• Risk management is inconsistent –and even completely missing in some parts of process, or the organisation. You may not have a systematic process for decision-making, contributing to different approaches and inconsistent standards of risk mitigation.

Any one or a combination of these symptoms of poor asset management typically culminate in a fire-fighting state; unplanned work keeps interrupting AM plans, operational or strategic goals. An example is where reactive work continually bumps
preventative maintenance schedules which, over time costs money, contributes to
greater breakdowns, unplanned outages and reduces site safety.

So, why should you consider the introduction of ISO 55000 to your Asset Management activities?

Evidenced by the range of symptoms or business problems we’ve just identified, best
practice asset management strategies have far-reaching, bottom-line business
benefits.  These can be grouped into four core categories:

  1. Cost Management
  2. Throughput Capacity
  3. Reduced Risk and Uncertainty
  4. Reduced Investment Required

Constant fire fighting and a reactive work environment not only contributes to an
unpredictable workplace, safety risks and lower employee satisfaction, but
consistently cost the business more time and money on delayed plans, re-working
schedules, overtime, and loss in productivity or output.  This results in massive cost inefficiencies, low morale among teams, poor asset management and general business performance.

Those of primary importance to the asset management operation include:

Site Safety: With fewer breakdowns and reactive work interrupting preventative maintenance schedules, site and employee safety is significantly improved.  You also reduce risk of insurance claim and Lost Time Injury Frequency Rates (LTIFR).

Production: Service levels – particularly in the utilities, oil & gas and manufacturing sectors – directly correlate with the health, performance and availability of assets to perform work.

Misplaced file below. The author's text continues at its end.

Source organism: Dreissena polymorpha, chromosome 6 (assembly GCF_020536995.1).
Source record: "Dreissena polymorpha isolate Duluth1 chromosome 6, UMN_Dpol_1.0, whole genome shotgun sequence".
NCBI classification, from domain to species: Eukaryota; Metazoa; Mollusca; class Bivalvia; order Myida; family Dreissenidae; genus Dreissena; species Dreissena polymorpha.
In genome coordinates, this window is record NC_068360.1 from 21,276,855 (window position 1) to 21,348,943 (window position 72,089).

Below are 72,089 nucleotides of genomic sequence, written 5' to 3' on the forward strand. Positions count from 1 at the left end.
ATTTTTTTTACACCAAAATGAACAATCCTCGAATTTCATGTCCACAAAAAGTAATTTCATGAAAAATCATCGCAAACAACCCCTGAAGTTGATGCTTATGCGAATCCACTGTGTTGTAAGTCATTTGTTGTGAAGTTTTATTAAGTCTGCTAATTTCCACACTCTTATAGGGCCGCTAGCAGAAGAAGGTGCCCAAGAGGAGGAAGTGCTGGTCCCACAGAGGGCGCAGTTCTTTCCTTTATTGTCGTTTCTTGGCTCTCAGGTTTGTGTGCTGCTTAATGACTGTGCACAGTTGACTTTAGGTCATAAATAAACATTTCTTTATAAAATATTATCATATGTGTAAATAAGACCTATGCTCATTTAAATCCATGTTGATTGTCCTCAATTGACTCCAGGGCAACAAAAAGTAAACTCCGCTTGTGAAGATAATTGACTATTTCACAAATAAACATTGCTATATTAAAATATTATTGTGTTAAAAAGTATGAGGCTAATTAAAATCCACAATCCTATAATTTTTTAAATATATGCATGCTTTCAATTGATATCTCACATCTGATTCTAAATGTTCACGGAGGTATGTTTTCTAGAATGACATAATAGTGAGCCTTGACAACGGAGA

Unplanned Outages: due to equipment failure therefore, cost significant time and money and damage reputation and investor confidence.

Financial Health: ISO55000 strategies align asset management processes and corporate objectives so that every team is empowered to perform their function – so the business runs at an optimal level.

These strategies also extend the life of assets and the overall efficiency of the maintenance department by eliminating duplicate or overlapping processes, and optimising information systems.

Wealth Creation: For many organisations, the perception of how their environmental, regulatory and reputation risks (associated with the use of assets) is an important issue.  

In fact, the Institute of Asset Management identified that ‘Organisations from a wide range of industries are quoting 20%, 40% or even 50% gains in business performance,
while simultaneously controlling costs, risks and long-term capability.’3

Tune in for our next blog where we detail the audit process – the first step in The Practical Implementation of ISO 55000 in your Asset Management Project.

For more information on our range of ISO 55000 services and experience, visit our website, or contact us.


  1. Asset Management Council (2014). “Framework for asset management.” Australia: Asset Management Council Ltd. A Technical Society Of Engineers Australia.
  2. GFMAM (2016). “The Value of Asset Management to an Organization.” The Global Forum on Maintenance and Asset Management (GFMAM).
  3. ‌ Institute Of Asset Management (2015). “Asset management : an anatomy.” Bristol, United Kingdom: The Institute Of Project Management.